And at upper right is the Archangel Gavriil/Gabriel:

There is an additional inscription at the base not typical of this type:

Вся Мне предана суть Отцемъ Моимъ. И никто же знаетъ Сына, токмо Отецъ, ни Отца кто знаетъ, токмо Сынъ… [ и емуже аще волит Сынъ открыти.]

It is taken from Matthew 11:27:
“All things are committed to me by my Father.  And no one knows the Son except the Father, nor anyone knows the Father, but the Son… [and to whomever the Son wants to reveal him.]

The svyet — the bright background of this icon, as well as the halo — is gold leaf.  Gold leaf is gold that has been beaten so thin that the slightest puff of air will blow it away.  Here are some of the terms used in relation to gold leaf on icons.

First, you will want to know that the Russian word for gold is

ЗОЛОЧЕНИЕ ЛИСТОВОЕ/zolochenie listovoe is gold leafing — as in gold leafing a surface.  The same term is also loosely applied to the use of other kinds of metal leaf not actually gold.

ЗОЛОТЧИК/zolotchik is the gilder, the person applying gold leaf to an icon or other surface.

АССИСТ/assist is the term for the sticky adhesive applied in thin lines, to which gold leaf is then adhered to create bright gold highlights.

ИНАКОПЬ/inakop is the term for thin highlight lines made when gold leaf is applied to the assist.

ПОЛИМЕНТ/poliment (a term borrowed from French via German) is a mixture of (usually) red clay with other substances,  applied when liquid and used when dry as the base on which gold leaf is applied on icons from about the beginning of the 17th century.  Its effect is not only to provide a very smooth surface on which the gold leaf may be laid and polished, but given the thinness of the leaf, the poliment also enhances its appearance.  The earthy-red poliment base is often seen on old gold-leafed icons where the leaf has been scratched or damaged.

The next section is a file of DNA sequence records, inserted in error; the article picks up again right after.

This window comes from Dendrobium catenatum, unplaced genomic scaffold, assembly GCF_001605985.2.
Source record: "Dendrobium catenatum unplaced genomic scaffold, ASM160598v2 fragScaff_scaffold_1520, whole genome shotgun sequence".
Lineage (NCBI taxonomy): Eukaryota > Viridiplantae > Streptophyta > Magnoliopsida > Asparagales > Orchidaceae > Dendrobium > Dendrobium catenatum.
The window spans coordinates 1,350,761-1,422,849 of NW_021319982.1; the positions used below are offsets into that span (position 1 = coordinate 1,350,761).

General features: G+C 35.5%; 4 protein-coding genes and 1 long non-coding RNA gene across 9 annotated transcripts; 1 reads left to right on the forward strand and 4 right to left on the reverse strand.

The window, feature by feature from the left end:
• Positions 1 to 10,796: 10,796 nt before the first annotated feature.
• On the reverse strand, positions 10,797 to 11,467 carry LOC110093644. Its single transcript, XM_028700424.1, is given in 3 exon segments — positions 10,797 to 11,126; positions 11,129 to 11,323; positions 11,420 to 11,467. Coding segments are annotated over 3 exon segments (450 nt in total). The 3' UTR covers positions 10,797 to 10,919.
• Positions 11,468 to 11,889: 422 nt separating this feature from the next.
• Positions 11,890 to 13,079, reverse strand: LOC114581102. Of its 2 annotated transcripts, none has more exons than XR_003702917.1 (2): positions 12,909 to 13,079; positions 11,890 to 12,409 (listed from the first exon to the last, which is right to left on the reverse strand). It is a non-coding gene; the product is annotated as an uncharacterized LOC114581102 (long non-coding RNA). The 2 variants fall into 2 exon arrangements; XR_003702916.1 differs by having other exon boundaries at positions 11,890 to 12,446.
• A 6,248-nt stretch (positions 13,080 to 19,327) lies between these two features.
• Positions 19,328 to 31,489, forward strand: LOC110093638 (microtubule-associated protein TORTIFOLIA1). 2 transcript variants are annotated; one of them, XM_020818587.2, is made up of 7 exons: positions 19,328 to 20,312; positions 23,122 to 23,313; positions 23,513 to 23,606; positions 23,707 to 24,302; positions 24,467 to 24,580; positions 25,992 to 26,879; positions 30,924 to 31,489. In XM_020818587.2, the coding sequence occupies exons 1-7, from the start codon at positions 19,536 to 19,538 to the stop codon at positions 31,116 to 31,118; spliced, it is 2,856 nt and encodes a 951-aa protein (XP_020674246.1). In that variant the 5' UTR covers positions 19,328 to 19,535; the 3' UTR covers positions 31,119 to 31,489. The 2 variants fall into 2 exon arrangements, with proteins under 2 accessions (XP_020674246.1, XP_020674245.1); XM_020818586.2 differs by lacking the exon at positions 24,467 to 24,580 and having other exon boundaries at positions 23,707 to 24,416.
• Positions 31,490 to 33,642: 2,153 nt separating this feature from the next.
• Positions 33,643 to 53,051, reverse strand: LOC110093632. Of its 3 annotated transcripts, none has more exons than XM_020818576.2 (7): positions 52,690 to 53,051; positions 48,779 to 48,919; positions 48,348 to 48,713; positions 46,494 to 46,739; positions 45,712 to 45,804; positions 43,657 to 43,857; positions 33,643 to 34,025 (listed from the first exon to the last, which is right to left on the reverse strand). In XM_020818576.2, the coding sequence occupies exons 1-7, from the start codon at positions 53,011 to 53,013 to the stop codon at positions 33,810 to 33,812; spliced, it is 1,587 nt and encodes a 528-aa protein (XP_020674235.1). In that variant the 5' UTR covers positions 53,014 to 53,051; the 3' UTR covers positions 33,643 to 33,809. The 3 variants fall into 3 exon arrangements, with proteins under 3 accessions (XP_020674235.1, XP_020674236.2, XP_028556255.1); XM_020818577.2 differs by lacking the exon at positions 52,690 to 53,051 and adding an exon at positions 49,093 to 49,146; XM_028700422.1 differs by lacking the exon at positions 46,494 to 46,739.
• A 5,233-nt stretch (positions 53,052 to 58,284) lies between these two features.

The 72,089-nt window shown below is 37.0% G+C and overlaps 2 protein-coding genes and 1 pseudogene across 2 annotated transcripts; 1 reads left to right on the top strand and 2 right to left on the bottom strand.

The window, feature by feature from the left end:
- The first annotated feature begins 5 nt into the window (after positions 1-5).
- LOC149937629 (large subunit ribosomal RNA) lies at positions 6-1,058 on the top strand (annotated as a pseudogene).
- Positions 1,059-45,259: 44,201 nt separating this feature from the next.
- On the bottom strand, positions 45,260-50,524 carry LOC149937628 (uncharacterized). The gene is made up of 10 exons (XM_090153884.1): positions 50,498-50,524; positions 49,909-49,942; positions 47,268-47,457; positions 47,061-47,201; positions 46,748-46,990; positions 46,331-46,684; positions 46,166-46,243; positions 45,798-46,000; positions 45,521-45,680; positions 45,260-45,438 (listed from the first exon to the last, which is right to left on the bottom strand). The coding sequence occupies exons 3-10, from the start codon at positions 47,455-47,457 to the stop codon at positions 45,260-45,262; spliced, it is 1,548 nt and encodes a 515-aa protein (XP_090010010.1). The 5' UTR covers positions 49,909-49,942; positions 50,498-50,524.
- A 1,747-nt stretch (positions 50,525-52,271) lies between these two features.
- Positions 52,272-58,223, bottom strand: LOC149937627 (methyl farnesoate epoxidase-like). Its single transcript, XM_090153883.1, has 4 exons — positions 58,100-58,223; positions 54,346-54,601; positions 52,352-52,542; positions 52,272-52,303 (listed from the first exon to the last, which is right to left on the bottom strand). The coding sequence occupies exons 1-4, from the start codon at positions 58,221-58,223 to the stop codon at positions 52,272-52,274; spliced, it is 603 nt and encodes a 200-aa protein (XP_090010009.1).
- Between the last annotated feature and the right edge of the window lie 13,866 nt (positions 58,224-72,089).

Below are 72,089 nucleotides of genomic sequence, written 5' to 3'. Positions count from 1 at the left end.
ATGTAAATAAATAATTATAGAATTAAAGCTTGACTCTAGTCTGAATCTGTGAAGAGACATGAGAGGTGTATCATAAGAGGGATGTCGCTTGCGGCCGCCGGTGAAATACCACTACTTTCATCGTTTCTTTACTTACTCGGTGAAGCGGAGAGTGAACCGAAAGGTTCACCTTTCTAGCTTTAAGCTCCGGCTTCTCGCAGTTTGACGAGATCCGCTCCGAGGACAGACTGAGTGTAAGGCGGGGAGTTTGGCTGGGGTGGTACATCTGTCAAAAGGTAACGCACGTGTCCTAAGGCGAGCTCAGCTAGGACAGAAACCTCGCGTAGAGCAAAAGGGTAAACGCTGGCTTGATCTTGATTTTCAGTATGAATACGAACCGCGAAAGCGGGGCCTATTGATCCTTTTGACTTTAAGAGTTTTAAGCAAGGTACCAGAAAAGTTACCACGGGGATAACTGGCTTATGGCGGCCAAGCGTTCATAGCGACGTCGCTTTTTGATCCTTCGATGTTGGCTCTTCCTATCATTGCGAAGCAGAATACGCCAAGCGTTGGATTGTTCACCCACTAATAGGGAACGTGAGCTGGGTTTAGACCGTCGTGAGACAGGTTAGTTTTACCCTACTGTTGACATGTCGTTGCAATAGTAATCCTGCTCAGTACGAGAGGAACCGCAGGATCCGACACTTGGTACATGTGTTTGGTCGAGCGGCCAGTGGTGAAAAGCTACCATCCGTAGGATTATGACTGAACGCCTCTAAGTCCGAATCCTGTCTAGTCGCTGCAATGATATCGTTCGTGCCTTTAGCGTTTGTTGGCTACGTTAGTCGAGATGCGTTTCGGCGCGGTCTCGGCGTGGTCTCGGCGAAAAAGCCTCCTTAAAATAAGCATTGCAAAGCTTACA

ЧЕКАНКА/chekanka is the ornamental embossing of the gold leaf (or other metal leaf) background, halo, garments, etc. on an icon.  It was particularly common on late 19th century Russian icons.  It is also used for the embossing on metal icon covers, etc.  The metal tool used for this purpose is a


And of course as mentioned earlier, the
СВЕТ/svyet  is the bright gold leaf background (ФОН/fon) of the icon, though the term svyet (meaning “light”) is also used for backgrounds that are merely painted in a light color.

Here is a video showing the process of gilding (zolochenie) over the poliment.  Note that the gilding of an icon is done before the image is painted:

If you wonder how chekanka — the embossing of the levkas/gesso on the icon panel — is done, here is a video showing the process

Here is a video showing the application of gold highlights using the assist method: